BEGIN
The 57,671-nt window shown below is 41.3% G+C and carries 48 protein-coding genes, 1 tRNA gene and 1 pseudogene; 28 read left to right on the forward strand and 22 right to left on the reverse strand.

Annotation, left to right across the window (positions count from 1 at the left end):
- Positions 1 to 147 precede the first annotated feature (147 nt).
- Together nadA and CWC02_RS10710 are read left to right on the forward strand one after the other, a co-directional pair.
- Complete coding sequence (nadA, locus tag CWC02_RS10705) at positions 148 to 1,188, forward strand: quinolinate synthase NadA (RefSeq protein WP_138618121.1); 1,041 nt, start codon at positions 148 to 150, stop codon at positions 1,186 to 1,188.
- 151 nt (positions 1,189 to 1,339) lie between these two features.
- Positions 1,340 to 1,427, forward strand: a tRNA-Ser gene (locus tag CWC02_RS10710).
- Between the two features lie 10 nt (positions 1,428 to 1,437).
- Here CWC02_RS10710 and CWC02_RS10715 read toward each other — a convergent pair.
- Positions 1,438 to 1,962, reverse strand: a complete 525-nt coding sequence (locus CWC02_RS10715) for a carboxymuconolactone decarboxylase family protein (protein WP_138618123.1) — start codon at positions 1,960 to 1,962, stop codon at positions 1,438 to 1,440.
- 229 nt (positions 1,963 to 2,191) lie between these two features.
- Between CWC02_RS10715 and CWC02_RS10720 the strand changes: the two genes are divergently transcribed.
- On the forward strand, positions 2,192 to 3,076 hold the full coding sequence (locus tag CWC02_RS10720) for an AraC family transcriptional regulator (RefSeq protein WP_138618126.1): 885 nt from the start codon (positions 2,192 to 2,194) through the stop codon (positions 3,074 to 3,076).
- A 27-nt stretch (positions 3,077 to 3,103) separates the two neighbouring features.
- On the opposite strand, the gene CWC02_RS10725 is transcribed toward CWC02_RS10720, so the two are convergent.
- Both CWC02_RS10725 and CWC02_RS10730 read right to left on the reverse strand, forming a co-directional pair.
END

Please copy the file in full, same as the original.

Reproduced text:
The 57,671-nt window shown below is 41.3% G+C and carries 48 protein-coding genes, 1 tRNA gene and 1 pseudogene; 28 read left to right on the forward strand and 22 right to left on the reverse strand.

Annotation, left to right across the window (positions count from 1 at the left end):
- Positions 1 to 147 precede the first annotated feature (147 nt).
- Together nadA and CWC02_RS10710 are read left to right on the forward strand one after the other, a co-directional pair.
- Complete coding sequence (nadA, locus tag CWC02_RS10705) at positions 148 to 1,188, forward strand: quinolinate synthase NadA (RefSeq protein WP_138618121.1); 1,041 nt, start codon at positions 148 to 150, stop codon at positions 1,186 to 1,188.
- 151 nt (positions 1,189 to 1,339) lie between these two features.
- Positions 1,340 to 1,427, forward strand: a tRNA-Ser gene (locus tag CWC02_RS10710).
- Between the two features lie 10 nt (positions 1,428 to 1,437).
- Here CWC02_RS10710 and CWC02_RS10715 read toward each other — a convergent pair.
- Positions 1,438 to 1,962, reverse strand: a complete 525-nt coding sequence (locus CWC02_RS10715) for a carboxymuconolactone decarboxylase family protein (protein WP_138618123.1) — start codon at positions 1,960 to 1,962, stop codon at positions 1,438 to 1,440.
- 229 nt (positions 1,963 to 2,191) lie between these two features.
- Between CWC02_RS10715 and CWC02_RS10720 the strand changes: the two genes are divergently transcribed.
- On the forward strand, positions 2,192 to 3,076 hold the full coding sequence (locus tag CWC02_RS10720) for an AraC family transcriptional regulator (RefSeq protein WP_138618126.1): 885 nt from the start codon (positions 2,192 to 2,194) through the stop codon (positions 3,074 to 3,076).
- A 27-nt stretch (positions 3,077 to 3,103) separates the two neighbouring features.
- On the opposite strand, the gene CWC02_RS10725 is transcribed toward CWC02_RS10720, so the two are convergent.
- Both CWC02_RS10725 and CWC02_RS10730 read right to left on the reverse strand, forming a co-directional pair.